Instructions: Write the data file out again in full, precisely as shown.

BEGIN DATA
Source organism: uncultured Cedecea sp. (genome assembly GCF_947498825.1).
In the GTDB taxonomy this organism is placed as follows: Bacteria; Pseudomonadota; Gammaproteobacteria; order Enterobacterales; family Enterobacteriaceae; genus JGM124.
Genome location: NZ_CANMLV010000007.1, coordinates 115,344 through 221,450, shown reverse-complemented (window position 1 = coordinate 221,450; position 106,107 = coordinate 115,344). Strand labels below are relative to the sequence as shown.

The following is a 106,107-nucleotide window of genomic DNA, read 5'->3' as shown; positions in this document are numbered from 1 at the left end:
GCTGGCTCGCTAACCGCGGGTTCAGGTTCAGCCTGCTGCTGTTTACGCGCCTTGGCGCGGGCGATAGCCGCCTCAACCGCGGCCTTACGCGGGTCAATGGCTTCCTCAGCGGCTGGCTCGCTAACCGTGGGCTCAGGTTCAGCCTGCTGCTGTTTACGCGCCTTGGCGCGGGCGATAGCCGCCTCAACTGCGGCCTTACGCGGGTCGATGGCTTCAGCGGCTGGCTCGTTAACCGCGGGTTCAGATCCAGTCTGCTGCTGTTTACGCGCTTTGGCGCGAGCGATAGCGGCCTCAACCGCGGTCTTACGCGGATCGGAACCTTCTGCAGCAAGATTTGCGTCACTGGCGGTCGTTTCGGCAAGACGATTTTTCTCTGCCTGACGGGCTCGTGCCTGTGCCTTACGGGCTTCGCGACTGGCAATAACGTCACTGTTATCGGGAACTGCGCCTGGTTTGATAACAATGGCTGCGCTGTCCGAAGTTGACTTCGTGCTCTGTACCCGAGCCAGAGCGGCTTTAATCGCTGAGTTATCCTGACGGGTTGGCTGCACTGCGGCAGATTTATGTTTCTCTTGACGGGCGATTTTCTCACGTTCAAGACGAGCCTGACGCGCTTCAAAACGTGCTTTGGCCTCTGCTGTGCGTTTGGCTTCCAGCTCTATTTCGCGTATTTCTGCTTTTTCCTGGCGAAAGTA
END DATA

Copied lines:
Source organism: uncultured Cedecea sp. (genome assembly GCF_947498825.1).
In the GTDB taxonomy this organism is placed as follows: Bacteria; Pseudomonadota; Gammaproteobacteria; order Enterobacterales; family Enterobacteriaceae; genus JGM124.
Genome location: NZ_CANMLV010000007.1, coordinates 115,344 through 221,450, shown reverse-complemented (window position 1 = coordinate 221,450; position 106,107 = coordinate 115,344). Strand labels below are relative to the sequence as shown.

The following is a 106,107-nucleotide window of genomic DNA, read 5'->3' as shown; positions in this document are numbered from 1 at the left end:
GCTGGCTCGCTAACCGCGGGTTCAGGTTCAGCCTGCTGCTGTTTACGCGCCTTGGCGCGGGCGATAGCCGCCTCAACCGCGGCCTTACGCGGGTCAATGGCTTCCTCAGCGGCTGGCTCGCTAACCGTGGGCTCAGGTTCAGCCTGCTGCTGTTTACGCGCCTTGGCGCGGGCGATAGCCGCCTCAACTGCGGCCTTACGCGGGTCGATGGCTTCAGCGGCTGGCTCGTTAACCGCGGGTTCAGATCCAGTCTGCTGCTGTTTACGCGCTTTGGCGCGAGCGATAGCGGCCTCAACCGCGGTCTTACGCGGATCGGAACCTTCTGCAGCAAGATTTGCGTCACTGGCGGTCGTTTCGGCAAGACGATTTTTCTCTGCCTGACGGGCTCGTGCCTGTGCCTTACGGGCTTCGCGACTGGCAATAACGTCACTGTTATCGGGAACTGCGCCTGGTTTGATAACAATGGCTGCGCTGTCCGAAGTTGACTTCGTGCTCTGTACCCGAGCCAGAGCGGCTTTAATCGCTGAGTTATCCTGACGGGTTGGCTGCACTGCGGCAGATTTATGTTTCTCTTGACGGGCGATTTTCTCACGTTCAAGACGAGCCTGACGCGCTTCAAAACGTGCTTTGGCCTCTGCTGTGCGTTTGGCTTCCAGCTCTATTTCGCGTATTTCTGCTTTTTCCTGGCGAAAGTA